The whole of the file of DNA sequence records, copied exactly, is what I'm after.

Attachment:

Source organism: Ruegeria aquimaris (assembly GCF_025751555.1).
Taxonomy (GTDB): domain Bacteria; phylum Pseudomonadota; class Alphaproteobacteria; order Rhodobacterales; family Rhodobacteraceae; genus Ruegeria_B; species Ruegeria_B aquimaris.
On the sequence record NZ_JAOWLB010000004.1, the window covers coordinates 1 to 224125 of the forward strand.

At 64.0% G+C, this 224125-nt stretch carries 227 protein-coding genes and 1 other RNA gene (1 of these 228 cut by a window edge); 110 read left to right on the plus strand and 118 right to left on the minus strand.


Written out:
Source organism: Ruegeria aquimaris (assembly GCF_025751555.1).
Taxonomy (GTDB): domain Bacteria; phylum Pseudomonadota; class Alphaproteobacteria; order Rhodobacterales; family Rhodobacteraceae; genus Ruegeria_B; species Ruegeria_B aquimaris.
On the sequence record NZ_JAOWLB010000004.1, the window covers coordinates 1 to 224125 of the forward strand.

At 64.0% G+C, this 224125-nt stretch carries 227 protein-coding genes and 1 other RNA gene (1 of these 228 cut by a window edge); 110 read left to right on the plus strand and 118 right to left on the minus strand.